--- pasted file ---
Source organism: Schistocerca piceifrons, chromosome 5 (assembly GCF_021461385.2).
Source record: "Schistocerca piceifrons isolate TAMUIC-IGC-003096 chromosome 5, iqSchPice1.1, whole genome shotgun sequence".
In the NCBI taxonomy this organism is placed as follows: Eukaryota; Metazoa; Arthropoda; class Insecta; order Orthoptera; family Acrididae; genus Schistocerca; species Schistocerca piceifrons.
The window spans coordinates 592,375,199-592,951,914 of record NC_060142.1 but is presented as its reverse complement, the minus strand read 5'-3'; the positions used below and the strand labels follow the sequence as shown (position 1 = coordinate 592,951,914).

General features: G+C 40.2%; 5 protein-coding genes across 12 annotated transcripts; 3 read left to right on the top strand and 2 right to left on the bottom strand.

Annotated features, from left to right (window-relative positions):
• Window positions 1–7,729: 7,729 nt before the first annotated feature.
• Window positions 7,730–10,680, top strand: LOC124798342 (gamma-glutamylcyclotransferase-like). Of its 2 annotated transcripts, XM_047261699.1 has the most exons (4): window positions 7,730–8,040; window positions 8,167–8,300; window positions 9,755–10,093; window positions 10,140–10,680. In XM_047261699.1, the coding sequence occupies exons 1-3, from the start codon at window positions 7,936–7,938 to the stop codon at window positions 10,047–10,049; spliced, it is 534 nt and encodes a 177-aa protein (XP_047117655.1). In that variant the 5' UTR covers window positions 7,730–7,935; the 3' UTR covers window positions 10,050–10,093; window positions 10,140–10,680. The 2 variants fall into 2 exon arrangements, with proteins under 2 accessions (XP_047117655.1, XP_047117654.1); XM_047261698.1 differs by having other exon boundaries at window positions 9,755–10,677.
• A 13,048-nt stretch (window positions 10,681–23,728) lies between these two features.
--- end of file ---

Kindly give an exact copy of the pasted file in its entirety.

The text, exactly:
Source organism: Schistocerca piceifrons, chromosome 5 (assembly GCF_021461385.2).
Source record: "Schistocerca piceifrons isolate TAMUIC-IGC-003096 chromosome 5, iqSchPice1.1, whole genome shotgun sequence".
In the NCBI taxonomy this organism is placed as follows: Eukaryota; Metazoa; Arthropoda; class Insecta; order Orthoptera; family Acrididae; genus Schistocerca; species Schistocerca piceifrons.
The window spans coordinates 592,375,199-592,951,914 of record NC_060142.1 but is presented as its reverse complement, the minus strand read 5'-3'; the positions used below and the strand labels follow the sequence as shown (position 1 = coordinate 592,951,914).

General features: G+C 40.2%; 5 protein-coding genes across 12 annotated transcripts; 3 read left to right on the top strand and 2 right to left on the bottom strand.

Annotated features, from left to right (window-relative positions):
• Window positions 1–7,729: 7,729 nt before the first annotated feature.
• Window positions 7,730–10,680, top strand: LOC124798342 (gamma-glutamylcyclotransferase-like). Of its 2 annotated transcripts, XM_047261699.1 has the most exons (4): window positions 7,730–8,040; window positions 8,167–8,300; window positions 9,755–10,093; window positions 10,140–10,680. In XM_047261699.1, the coding sequence occupies exons 1-3, from the start codon at window positions 7,936–7,938 to the stop codon at window positions 10,047–10,049; spliced, it is 534 nt and encodes a 177-aa protein (XP_047117655.1). In that variant the 5' UTR covers window positions 7,730–7,935; the 3' UTR covers window positions 10,050–10,093; window positions 10,140–10,680. The 2 variants fall into 2 exon arrangements, with proteins under 2 accessions (XP_047117655.1, XP_047117654.1); XM_047261698.1 differs by having other exon boundaries at window positions 9,755–10,677.
• A 13,048-nt stretch (window positions 10,681–23,728) lies between these two features.